Parts of Europe experienced intensely high summer temperatures in 2021, and wildfires caused devastation in Turkey, Greece and Sicily, where temperatures reached 48.8°C, beating the previous European high of 48°C recorded in Athens in 1977. A Met Office-led attribution study of the European summer of 2021 shows such seasonal summer temperatures would have been impossible without human-induced climate change.  

Professor Peter Stott, Science Fellow in Climate Attribution at the Met Office Hadley Centre, said: “We can be more confident than we've ever been about linking extreme weather events to climate change. The increasing chances of these extreme events continue to rise as long as we continue to emit greenhouse gases. The science is clear that the faster we reduce our emissions of greenhouse gases, the more we can avoid the most severe impacts of climate change.” 

Climate change may also lead to wetter conditions in some places, as warmer air can hold more moisture, which can affect fuel availability and flammability. 


Latest Climate Science of Wildfire 

A new UNEP report, "Spreading like Wildfire: The Rising Threat of Extraordinary Landscape Fires", has predicted that there could be a substantial increase in wildfires around the world by the end of the century.  The report found that some of the biggest increases will be in areas not typically used to seeing wildfires, such as the Arctic and central Europe. Areas of tropical forest in Indonesia and the southern Amazon are also likely to see increased burning if greenhouse gas emissions continue at their current rate.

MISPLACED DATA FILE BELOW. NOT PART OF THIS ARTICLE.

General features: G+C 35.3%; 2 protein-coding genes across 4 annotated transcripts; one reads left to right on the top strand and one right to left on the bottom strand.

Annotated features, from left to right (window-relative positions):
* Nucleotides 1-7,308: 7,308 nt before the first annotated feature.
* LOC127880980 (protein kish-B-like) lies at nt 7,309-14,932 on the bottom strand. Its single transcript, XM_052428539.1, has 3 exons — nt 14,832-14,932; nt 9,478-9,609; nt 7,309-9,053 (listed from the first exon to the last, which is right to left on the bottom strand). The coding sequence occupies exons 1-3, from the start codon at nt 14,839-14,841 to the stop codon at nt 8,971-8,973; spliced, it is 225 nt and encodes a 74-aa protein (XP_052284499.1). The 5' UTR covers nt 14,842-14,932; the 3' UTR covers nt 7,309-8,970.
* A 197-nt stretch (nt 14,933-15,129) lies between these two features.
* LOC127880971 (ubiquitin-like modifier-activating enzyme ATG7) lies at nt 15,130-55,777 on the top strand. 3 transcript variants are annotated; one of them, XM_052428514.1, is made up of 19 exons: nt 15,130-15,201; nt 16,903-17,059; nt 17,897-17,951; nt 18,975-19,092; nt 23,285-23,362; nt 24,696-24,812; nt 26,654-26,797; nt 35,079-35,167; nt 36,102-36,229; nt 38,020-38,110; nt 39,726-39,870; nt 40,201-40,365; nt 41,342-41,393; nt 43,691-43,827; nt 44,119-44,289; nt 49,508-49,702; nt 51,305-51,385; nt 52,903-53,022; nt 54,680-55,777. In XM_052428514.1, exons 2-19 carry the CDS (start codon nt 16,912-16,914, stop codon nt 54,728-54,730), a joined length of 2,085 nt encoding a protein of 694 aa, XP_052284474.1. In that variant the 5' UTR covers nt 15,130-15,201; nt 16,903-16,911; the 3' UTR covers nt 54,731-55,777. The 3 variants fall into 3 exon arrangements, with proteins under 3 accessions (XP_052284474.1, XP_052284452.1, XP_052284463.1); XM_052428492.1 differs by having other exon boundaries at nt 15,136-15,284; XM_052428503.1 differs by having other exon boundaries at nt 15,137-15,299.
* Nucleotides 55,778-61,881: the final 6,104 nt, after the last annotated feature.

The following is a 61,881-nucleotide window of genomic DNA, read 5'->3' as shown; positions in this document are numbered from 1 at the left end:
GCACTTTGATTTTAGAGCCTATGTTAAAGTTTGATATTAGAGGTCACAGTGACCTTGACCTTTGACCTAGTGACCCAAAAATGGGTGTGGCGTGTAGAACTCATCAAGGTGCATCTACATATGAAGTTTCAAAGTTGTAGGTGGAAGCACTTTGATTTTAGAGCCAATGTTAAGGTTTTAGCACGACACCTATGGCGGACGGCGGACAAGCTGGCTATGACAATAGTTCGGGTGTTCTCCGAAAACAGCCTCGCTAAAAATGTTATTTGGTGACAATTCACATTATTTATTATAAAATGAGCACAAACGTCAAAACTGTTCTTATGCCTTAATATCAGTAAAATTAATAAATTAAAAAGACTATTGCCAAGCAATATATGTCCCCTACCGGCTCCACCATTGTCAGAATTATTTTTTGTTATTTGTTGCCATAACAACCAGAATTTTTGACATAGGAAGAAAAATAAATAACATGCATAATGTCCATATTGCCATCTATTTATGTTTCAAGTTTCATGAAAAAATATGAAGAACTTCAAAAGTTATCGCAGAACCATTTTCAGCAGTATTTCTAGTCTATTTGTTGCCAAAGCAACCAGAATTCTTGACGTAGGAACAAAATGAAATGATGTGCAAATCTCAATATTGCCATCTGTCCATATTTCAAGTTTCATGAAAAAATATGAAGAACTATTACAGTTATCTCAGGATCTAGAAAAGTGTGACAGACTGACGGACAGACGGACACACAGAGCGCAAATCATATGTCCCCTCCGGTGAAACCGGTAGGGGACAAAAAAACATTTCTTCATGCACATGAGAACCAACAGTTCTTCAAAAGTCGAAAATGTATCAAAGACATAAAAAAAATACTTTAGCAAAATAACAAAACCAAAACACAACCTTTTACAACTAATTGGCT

Scientists at the Met Office and the UK Centre for Ecology & Hydrology carried out modelling to predict future increases in wildfires for the report. They found that even if greenhouse gas emissions are reduced, there are likely to be more wildfire events by 2100 because global temperatures would continue to rise to 1.5 to 2 degrees Celsius higher than pre-industrial times under the Paris Agreement. There is projected to be a global increase of extreme fires of up to 14 per cent by 2030, 30 per cent by 2050 and 50 per cent by the end of the century.  

Met Office climate scientist and contributing author to the UNEP report, Dr Chantelle Burton, said:

“We are already seeing the impact of climate change on weather patterns all over the world, and this is disrupting normal fire regimes in many regions. It is important for fire research to explore what is changing, what effect this could have on people and the environment, and what communities need to do to prepare.”